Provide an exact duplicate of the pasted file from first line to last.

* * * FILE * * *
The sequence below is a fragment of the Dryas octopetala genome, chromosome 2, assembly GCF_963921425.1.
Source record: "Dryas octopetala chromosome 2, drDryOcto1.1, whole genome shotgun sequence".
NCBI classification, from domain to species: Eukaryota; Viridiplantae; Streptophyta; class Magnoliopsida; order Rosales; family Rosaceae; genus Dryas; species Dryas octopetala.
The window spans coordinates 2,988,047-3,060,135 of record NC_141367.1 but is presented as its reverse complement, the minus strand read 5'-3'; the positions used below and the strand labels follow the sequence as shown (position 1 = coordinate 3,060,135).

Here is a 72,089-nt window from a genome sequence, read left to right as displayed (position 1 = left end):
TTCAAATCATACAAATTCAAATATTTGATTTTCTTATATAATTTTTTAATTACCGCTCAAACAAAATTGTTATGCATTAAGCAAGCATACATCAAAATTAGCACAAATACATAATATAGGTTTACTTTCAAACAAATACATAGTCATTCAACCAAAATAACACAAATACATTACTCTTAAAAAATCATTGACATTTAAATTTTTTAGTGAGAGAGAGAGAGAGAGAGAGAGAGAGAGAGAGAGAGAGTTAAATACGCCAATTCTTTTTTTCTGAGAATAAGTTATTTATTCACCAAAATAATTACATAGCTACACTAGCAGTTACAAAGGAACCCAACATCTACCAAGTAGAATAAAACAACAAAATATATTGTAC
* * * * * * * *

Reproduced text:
The sequence below is a fragment of the Dryas octopetala genome, chromosome 2, assembly GCF_963921425.1.
Source record: "Dryas octopetala chromosome 2, drDryOcto1.1, whole genome shotgun sequence".
NCBI classification, from domain to species: Eukaryota; Viridiplantae; Streptophyta; class Magnoliopsida; order Rosales; family Rosaceae; genus Dryas; species Dryas octopetala.
The window spans coordinates 2,988,047-3,060,135 of record NC_141367.1 but is presented as its reverse complement, the minus strand read 5'-3'; the positions used below and the strand labels follow the sequence as shown (position 1 = coordinate 3,060,135).

Here is a 72,089-nt window from a genome sequence, read left to right as displayed (position 1 = left end):
TTCAAATCATACAAATTCAAATATTTGATTTTCTTATATAATTTTTTAATTACCGCTCAAACAAAATTGTTATGCATTAAGCAAGCATACATCAAAATTAGCACAAATACATAATATAGGTTTACTTTCAAACAAATACATAGTCATTCAACCAAAATAACACAAATACATTACTCTTAAAAAATCATTGACATTTAAATTTTTTAGTGAGAGAGAGAGAGAGAGAGAGAGAGAGAGAGAGAGAGAGTTAAATACGCCAATTCTTTTTTTCTGAGAATAAGTTATTTATTCACCAAAATAATTACATAGCTACACTAGCAGTTACAAAGGAACCCAACATCTACCAAGTAGAATAAAACAACAAAATATATTGTAC